Everyone remembers the big race days in person. No one has a sense of awe when checking Pick 4 will-pays on their phone – that’s the clinical view. Memories made on-track deepen our connection to the sport and inform other memories:
The 2004 Travers isn’t the Birdstone Travers in my family – it’s the day my in-laws found out their first granddaughter had been born right after first getting caught in a Saratoga late-summer deluge.
A favorite track memory occurred at Belmont Park on a cool clear October mid-week raceday.
There were very few people around and it was so quiet that even from high up on the third floor of the grandstand could one hear the hooves hitting the dirt and the sound of the breath flaring from the nostrils of horses turning for home.
The rhythm, power, and beauty of the horses on that crisp autumn day has remained with me. That experience could not have happened had I watched the race remotely.
Of course, health and safety issues remain. The pandemic is still with us and we need to be cognizant of that. But the good news is that tracks with fans in attendance have experienced no super spreader events because the gate has been limited.
Beginning in early July 2020, Monmouth Park ran at 25% capacity with temperatures checked upon entering and masks mandated for all. This allowed up to 15,000 fans onsite.
Just fifty miles up the road, Meadowlands ran harness races through summer and fall with fans onsite. That track also boasts a combination of inside and outside seating, but houses a sportsbook facility as well.
I spent a gorgeous September evening at the Big M last Fall at an outside table with friends who had a horse trotting in a stakes race that night – a nice second by the way.
The point is that it was safe and closely monitored by staff. At one point I forgot my mask as I entered the building – a guard politely but firmly told me to mask up – which I did gladly.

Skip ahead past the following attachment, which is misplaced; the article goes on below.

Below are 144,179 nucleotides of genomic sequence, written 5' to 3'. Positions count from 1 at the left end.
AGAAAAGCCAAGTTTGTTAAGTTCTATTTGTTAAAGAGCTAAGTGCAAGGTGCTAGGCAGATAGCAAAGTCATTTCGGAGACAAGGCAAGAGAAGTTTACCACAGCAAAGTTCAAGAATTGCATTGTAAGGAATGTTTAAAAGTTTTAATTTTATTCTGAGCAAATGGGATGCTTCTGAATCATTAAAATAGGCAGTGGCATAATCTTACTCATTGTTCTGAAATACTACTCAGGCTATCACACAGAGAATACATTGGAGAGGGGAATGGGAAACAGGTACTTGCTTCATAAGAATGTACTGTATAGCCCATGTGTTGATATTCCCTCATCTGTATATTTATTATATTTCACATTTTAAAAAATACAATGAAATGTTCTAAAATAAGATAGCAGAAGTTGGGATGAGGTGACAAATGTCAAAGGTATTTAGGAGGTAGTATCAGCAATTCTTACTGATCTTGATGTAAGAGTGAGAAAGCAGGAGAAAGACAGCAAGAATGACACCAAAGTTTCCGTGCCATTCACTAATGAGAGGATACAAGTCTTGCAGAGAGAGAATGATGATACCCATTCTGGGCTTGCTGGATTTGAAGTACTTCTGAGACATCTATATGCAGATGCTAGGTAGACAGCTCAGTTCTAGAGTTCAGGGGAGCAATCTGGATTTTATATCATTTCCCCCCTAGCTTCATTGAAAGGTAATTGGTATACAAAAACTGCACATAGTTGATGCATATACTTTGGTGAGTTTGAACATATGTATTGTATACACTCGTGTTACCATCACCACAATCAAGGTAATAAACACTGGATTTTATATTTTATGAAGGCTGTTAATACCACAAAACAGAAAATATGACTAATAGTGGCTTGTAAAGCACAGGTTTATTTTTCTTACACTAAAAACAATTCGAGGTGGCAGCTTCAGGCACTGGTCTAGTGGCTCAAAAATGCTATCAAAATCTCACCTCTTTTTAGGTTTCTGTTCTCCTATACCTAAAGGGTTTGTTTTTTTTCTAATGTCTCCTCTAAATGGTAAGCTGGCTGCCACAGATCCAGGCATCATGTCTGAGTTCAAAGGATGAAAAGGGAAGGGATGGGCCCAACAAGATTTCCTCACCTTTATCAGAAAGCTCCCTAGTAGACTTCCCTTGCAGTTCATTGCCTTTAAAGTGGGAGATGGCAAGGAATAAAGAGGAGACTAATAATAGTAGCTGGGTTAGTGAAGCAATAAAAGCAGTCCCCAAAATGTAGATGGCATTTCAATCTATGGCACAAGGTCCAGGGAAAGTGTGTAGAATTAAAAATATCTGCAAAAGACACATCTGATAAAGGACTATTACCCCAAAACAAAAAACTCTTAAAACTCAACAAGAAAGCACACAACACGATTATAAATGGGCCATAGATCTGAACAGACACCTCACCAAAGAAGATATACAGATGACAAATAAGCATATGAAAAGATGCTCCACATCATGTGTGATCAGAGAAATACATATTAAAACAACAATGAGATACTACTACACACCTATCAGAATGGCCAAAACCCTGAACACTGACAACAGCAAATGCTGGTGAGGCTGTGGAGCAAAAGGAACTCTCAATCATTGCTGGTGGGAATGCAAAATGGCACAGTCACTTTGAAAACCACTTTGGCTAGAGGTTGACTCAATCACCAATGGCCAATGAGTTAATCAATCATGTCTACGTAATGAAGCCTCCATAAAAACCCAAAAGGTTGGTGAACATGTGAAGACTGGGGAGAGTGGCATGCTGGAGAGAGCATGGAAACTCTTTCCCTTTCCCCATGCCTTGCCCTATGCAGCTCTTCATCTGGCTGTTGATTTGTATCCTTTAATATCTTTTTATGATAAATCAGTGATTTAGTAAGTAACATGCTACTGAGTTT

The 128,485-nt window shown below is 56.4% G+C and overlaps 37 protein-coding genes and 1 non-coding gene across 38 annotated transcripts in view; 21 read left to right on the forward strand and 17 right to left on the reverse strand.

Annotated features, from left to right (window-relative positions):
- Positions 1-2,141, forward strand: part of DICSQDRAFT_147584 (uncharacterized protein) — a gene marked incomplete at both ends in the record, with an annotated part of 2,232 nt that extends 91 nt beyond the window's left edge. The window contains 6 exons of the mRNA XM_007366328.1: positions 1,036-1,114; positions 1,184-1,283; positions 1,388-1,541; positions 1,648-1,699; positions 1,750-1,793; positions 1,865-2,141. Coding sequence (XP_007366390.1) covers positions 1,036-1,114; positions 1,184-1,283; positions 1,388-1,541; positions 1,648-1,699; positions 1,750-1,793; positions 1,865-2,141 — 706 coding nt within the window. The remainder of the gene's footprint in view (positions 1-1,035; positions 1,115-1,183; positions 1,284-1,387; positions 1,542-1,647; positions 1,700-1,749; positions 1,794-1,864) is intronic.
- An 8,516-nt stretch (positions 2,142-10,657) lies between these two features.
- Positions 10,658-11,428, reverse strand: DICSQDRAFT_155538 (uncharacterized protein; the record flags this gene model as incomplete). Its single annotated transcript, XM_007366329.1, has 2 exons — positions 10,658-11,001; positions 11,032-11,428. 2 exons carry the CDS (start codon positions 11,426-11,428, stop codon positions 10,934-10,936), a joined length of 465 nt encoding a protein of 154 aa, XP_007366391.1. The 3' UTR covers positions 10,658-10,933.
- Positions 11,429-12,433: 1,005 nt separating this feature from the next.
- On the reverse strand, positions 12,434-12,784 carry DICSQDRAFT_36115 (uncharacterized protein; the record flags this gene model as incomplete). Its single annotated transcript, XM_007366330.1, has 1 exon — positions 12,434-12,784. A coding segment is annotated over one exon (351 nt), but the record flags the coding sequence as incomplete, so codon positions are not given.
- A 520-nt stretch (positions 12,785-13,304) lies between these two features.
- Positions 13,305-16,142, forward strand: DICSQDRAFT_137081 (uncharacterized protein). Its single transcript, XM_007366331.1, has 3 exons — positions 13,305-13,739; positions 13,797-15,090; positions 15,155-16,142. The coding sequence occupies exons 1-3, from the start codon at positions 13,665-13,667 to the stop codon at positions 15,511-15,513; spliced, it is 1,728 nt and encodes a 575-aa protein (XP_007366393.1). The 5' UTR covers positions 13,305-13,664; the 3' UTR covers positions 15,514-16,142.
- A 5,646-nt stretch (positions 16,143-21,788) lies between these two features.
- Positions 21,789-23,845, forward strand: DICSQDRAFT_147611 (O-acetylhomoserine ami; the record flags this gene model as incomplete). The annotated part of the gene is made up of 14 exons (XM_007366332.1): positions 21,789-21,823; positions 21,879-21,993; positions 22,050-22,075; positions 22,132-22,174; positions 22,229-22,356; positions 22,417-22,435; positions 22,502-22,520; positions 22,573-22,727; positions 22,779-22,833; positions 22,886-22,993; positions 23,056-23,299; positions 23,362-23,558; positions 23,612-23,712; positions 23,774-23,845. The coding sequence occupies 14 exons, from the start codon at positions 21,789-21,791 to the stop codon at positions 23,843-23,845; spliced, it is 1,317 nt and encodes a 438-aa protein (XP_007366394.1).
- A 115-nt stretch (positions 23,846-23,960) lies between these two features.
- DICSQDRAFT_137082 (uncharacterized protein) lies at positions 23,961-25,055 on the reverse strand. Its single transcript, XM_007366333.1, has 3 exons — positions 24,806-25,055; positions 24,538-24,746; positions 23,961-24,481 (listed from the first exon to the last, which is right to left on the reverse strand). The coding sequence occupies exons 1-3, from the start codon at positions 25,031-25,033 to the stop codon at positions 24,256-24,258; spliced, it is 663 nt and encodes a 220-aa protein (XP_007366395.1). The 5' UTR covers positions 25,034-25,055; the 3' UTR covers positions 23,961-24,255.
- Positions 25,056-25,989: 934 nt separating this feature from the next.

The Tampa Bay Downs webpage announces “We are open to the public,” along with patron requirements and safety measures that the track is undertaking.
I have seen good reports about the overall experience there this winter. It is certainly safe. If it were not, cases would have been reported and contact-traced back to the track.
Keeneland has announced that they will be allowing a limited number of fans to attend their spring meet. Churchill Downs, Del Mar, and Santa Anita have made similar announcements.
Although it is unclear exactly how many people can attend, these are positive developments. We hope all tracks will soon follow this same path.
Parenthetically, limited attendance was the plan for the 2020 Breeders’ Cup, too, but television cameras revealed that an inordinate number of “horsemen” were in attendance. Tracks need to set adequate safety measures and stick by them.
Tracks can operate safely with fans in a COVID environment. A number of tracks have and time has come to go back to the track. The lack of fans onsite will decrease interest in the sport over time, especially as more sports-betting options become available across the country.
It’s time for major tracks to create specific plans in all jurisdictions designed to get fans back on track, and I don’t mean just a handful.
If Monmouth Park could do it last summer in New Jersey’s heavily impacted COVID environment, there is no reason other racing jurisdictions can’t do the same this spring and summer.
We are enjoying a golden age of horse racing television coverage, but the sport is being conducted in absentia. Horseplayers make this game go. It’s our money that provides the resources to make the industry function. It’s time to stop asking and start demanding.
Peter Applebee is a lifelong resident of New York’s Capital Region and has been handicapping races for over 30 years since his first visit to Saratoga. A data analyst and researcher, Peter uses those analytical skills and passion for horseracing to examine all aspects of the game.